Two years ago, Justin Clements discovered that his employer's computers were being used for a scam. He tried to nip it in the bud, cutting off access to the fraudster, or fraudsters, and he reported it to the police. But that would prove to be the tip of the iceberg. Over the next couple of years he fought a prolonged battle to keep the scam off his machines - and watched helplessly as dozens of people fell for it online. Clements works for Portland Communications, a Surrey-based internet service provider (ISP). The fraudsters were using Portland's free web-hosting service to display a web page that looked very like a page from PayPal, the internet payment company. The page requested payment; there were spaces to type in your name and credit card details, and a "submit" button to send the information.
Somewhere else, an e-mail server was sending thousands of authentic-looking PayPal e-mails advising people that they needed to use the fake page and "re-supply" their credit card details or their PayPal account would be terminated. Of course, any details entered never went to PayPal. Instead they were stored in a file, for the hackers to pick up at leisure. It was a classic "phishing" scam.
"PayPal contacted us and told us that someone had posted a fake PayPal web page on our servers and they asked us to take it down, which we did immediately," says Clements. He informed Surrey police of the scam. They investigated, but nothing came of it. Clements would have been happy to forget about it, except that the scammers came back. "They would disappear for a couple of months but then return and run several scams within a few days," says Clements. "We would be alerted by whichever company was being spoofed and usually managed to take a site down within four to six hours of it being created. But in that time the sites would have started collecting numbers. The scammers must have been sending out e-mails within an hour of setting up the site."
The scams became so frequent that in July Clements and his team monitored one to see how successful the scam really was. "Every 30 seconds a credit card number arrived," says Clements. "And every two minutes a credit card number would arrive accompanied by an ATM [cash machine] PIN."
The scam, therefore, was successful, ubiquitous and reported to police. So what were they doing about it? Not much, it seems. DC Tony Noble of Surrey police, says: "One problem was that we didn't have any victims."
The laws surrounding phishing scams are untested. For the police to have a good chance of a successful prosecution, they want to identify someone who has lost money because of a particular scam. That is not easy, but they have now done it. During the spate of phishing scams on banks in October, Barclays identified "fewer than 10" customers who lost money. Their names were passed on to the National Hi-Tech Crime Unit, where officers say that an international investigation involving the US, Canada, Australia and Hong Kong is now under way at "a much higher" priority.
Why can't the police act on phishing scams before someone becomes a victim? Barry Gardiner, the MP for Brent North, recently asked in the House of Commons for clarification of the laws surrounding phishing. Caroline Flint MP, the parliamentary undersecretary for reducing organised and international crime, replied that phishing scams were an offence in the UK under the Theft Acts 1968 and 1978 or under the common law of "conspiracy to defraud".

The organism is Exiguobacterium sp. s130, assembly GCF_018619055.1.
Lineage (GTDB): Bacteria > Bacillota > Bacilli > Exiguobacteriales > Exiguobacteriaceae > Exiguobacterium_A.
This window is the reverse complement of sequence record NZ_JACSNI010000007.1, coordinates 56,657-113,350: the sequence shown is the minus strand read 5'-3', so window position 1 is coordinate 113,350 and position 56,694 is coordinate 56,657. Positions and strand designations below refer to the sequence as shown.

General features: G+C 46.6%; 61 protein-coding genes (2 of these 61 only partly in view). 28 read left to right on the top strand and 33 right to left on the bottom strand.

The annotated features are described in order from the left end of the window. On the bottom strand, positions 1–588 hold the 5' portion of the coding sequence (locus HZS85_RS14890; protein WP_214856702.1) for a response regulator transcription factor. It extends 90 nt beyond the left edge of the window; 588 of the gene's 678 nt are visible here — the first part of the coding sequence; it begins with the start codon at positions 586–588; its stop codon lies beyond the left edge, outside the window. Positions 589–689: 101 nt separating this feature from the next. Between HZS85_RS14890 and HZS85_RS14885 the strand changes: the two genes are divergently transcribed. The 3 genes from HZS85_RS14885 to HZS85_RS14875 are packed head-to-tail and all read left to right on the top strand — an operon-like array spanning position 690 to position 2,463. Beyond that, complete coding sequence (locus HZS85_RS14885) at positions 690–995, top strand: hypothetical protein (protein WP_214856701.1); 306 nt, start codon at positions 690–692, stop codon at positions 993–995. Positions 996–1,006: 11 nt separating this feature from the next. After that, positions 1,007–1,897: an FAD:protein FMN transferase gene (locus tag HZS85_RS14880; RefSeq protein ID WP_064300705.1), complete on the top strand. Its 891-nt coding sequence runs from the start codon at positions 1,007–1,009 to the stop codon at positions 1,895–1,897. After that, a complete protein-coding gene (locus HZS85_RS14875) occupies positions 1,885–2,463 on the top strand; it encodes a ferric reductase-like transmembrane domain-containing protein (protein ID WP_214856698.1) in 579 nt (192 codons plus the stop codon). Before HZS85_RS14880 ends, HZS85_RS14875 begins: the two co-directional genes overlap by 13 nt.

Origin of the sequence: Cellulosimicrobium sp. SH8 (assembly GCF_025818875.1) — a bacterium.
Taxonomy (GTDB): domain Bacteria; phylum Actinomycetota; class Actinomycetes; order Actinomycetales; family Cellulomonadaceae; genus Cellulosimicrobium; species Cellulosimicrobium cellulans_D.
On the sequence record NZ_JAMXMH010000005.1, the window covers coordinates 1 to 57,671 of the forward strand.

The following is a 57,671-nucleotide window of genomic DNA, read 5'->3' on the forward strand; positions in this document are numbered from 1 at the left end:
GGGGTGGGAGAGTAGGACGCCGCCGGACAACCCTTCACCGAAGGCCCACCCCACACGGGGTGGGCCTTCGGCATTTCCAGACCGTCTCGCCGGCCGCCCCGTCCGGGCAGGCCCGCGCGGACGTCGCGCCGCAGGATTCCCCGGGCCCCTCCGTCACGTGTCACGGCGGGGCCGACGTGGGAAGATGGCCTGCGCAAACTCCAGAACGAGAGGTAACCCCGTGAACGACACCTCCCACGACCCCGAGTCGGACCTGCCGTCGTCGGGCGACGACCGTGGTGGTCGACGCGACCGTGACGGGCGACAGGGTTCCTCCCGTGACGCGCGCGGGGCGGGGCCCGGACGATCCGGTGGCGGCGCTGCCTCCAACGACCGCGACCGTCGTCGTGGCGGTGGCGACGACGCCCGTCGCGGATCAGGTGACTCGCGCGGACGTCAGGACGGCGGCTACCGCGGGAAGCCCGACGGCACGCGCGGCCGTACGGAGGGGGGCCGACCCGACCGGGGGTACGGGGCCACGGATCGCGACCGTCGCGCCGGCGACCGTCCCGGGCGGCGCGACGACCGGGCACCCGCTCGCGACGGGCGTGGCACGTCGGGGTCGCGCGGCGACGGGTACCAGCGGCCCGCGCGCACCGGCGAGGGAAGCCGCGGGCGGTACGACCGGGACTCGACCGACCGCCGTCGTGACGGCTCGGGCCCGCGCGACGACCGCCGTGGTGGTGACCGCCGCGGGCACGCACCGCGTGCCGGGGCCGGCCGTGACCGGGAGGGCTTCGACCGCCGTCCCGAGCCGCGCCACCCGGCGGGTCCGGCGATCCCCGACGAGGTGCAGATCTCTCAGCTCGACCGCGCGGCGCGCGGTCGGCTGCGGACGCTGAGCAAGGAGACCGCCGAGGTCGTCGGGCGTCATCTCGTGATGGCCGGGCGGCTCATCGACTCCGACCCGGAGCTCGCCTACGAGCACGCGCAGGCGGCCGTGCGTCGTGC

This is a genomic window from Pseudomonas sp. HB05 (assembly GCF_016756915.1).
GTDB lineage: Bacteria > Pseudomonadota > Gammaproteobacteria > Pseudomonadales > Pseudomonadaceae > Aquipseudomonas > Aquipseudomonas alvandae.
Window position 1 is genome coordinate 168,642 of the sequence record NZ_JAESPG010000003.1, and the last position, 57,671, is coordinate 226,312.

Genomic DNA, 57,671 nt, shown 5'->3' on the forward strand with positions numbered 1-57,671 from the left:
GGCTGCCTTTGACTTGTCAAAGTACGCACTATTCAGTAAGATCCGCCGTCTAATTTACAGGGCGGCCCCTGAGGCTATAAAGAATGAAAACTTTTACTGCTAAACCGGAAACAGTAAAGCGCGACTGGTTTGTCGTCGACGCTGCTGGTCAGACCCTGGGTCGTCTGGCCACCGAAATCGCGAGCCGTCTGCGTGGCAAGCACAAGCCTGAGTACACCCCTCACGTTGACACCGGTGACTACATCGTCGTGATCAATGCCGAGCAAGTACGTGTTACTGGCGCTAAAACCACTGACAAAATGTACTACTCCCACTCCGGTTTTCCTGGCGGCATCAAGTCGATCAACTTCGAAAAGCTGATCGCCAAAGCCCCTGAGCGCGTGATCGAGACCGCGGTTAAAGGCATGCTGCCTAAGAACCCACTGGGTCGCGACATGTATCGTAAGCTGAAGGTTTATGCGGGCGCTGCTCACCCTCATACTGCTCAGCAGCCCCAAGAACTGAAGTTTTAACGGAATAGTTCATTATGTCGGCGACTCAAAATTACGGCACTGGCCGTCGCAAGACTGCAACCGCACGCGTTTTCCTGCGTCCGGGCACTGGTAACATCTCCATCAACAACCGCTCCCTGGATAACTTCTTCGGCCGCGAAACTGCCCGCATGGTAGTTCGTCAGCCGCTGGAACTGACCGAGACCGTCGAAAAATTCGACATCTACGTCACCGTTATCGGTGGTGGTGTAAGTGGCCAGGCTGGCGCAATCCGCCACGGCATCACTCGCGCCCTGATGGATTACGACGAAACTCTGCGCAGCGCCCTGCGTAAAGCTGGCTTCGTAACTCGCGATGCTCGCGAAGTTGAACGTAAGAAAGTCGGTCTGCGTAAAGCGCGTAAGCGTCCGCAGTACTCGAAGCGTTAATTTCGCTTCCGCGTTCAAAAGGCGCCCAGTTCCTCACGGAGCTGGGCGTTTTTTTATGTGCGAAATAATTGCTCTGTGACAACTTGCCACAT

So if it was illegal, why weren't the police acting? Charlotte Walker-Osborn, a lawyer at Eversheds and an adviser to the British Computer Society, said that it was not quite as cut and dried as this answer implied. "The Theft Act covers fraud," she says. "But it talks about obtaining a 'monetary advantage' by deception. So it's probably the most applicable law in this case but you could rely on it only when the criminals make money from their scam."
But that is no good helping the police prevent the fraud in the first place. What about the common law "conspiracy to defraud"? In theory, this law could be applied. But because it talks only about "conspiracy", there is a problem. "The difficulty with this legal action," continues Walker-Osborn, "is that more than one person will have had to be involved."
And so, assuming the perpetrator(s) are in the UK, which is unlikely in itself, for the police to have a chance of a successful prosecution they need either a victim, or to prove that several phishers are acting in cahoots. With so many provisos, it is easy to see why the police, who are judged by successful prosecutions, might feel this one is not worth chasing. The Parliamentary Industry Group, Eurim, has been looking at the laws concerning identity theft. Its director, Philip Virgo, says: "We flagged this as a potential problem some years ago. Now it's a real problem. But it's one thing identifying the problem; what do you do about it?"
One solution may be to look at the American model. In 1998 the US introduced an Act that specifically outlawed trafficking in credit card details "with an intent to defraud". It does not matter whether the fraud occurs or not. But there is no industry-led push for similar legislation in the UK.
Back at Portland, Clements has given up waiting for anything official to happen. The free CGI services that the phishers were using to store card numbers have been turned off and the phishers have gone for good. Unfortunately, several thousand legitimate users have also lost the service. It is merely a technical fix for a wider problem and it will be months, or even years, before any amendments are made to our laws. But with 70,000 Britons suffering identity theft each year, anything is worth a try.